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Chapelle d’Ausone is the second wine of the famous Bordeaux wine estate Chateau Ausone. It is located in the Saint Emilion region in Bordeaux, France, and is under the directive of the Saint Emilion Appellation. The primary wine of the estate, Chateau Ausone, is one of only four wines, alongside Chateau Angelus, Cheval Blanc and Pavie to be ranked Premier Grand Cru Classe (A) in the Saint-Emilion classification for wine. The winery is located on the Right Bank of France’s Bordeaux wine growing region.
Many claim the high quality wine originating from the Chateau is due to the soil composition in the area, a blend of sand and clay residing on limestone which is unique to the area. Due to the smaller nature of this vineyard, the entire harvest can be picked over the course of two afternoons.
Where the 1945 represents sophistication, nuance and classic character, the 1947 is all about richness, robustness and succulence. Spring was delayed that year, which meant a late start to the growing season. Summer warmed up toward the autumn and the abundant sunshine ripened the grapes very quickly. Daytime temperatures ranged between 35-38° C. The crop was finally harvested in nearly tropical conditions, when a thunderstorm ravaged Bordeaux on 19-20 September.
Fortunately a large percentage of the grapes had already been harvested. The grapes were unusually hot during picking and volatile acids caused problems for many vineyards during fermentation. The end result was an absolutely extraordinary vintage, which turned out to be magnificent, particularly on the right bank and in Sauternes. Even young, these reds were exceptionally drinkable. Their life-cycle, on the other hand, has been surprisingly varied. The Pomerol and Saint-Émilion wines have proven superior to Médocs and Graves. The supreme wine of this vintage is most certainly the Château Cheval Blanc, which, in terms of mouthfeel, is perhaps the greatest wine of the entire 20th century. Why the Cheval Blanc was such an unparalleled success that year is something of a mystery. Unlike what happened to so many others, the Cheval Blanc didn’t suffer from excess volatile acids.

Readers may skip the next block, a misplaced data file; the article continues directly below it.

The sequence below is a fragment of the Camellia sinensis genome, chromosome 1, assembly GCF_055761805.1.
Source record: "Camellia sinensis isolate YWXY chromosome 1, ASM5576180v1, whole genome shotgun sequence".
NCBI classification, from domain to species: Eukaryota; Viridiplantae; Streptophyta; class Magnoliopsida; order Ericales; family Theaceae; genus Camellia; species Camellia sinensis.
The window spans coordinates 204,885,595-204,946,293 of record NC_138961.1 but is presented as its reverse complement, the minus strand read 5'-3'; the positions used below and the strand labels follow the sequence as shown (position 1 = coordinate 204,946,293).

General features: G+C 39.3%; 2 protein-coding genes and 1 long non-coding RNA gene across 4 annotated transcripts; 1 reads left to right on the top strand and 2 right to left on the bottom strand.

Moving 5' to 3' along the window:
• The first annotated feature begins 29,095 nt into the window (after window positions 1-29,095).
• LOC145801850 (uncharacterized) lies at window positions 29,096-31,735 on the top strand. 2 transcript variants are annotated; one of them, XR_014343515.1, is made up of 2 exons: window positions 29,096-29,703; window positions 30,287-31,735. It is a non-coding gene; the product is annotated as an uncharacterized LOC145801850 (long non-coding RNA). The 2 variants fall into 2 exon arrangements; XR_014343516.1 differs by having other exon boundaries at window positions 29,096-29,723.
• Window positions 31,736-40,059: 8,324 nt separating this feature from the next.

Everything from vineyard microclimate to production have been offered as explanations. Because the weather was unusually warm, there were no damp morning mists at the vineyards, which restricted the conditions conducive to the formation of natural yeasts that increase volatility. The heat also killed natural yeasts and the quantity was generally less than normal. Fermentation was done in small concrete tanks, which provided effective insulation against the outside heat and kept temperatures sufficiently low, thus preventing the formation of volatile acids. Another very interesting aspect of the Cheval Blanc’s production was its 5-10-year maturation in old barrels; this was due to the fact that new oak barrels were not available following the depression and war years. In all its glory, the 1947 Cheval Blanc caricatures modern winemaking as an incredible example of the pinnacles that can be reached with no help from technology. In addition to the Cheval, the Pétrus and Lafleur are vintage gems.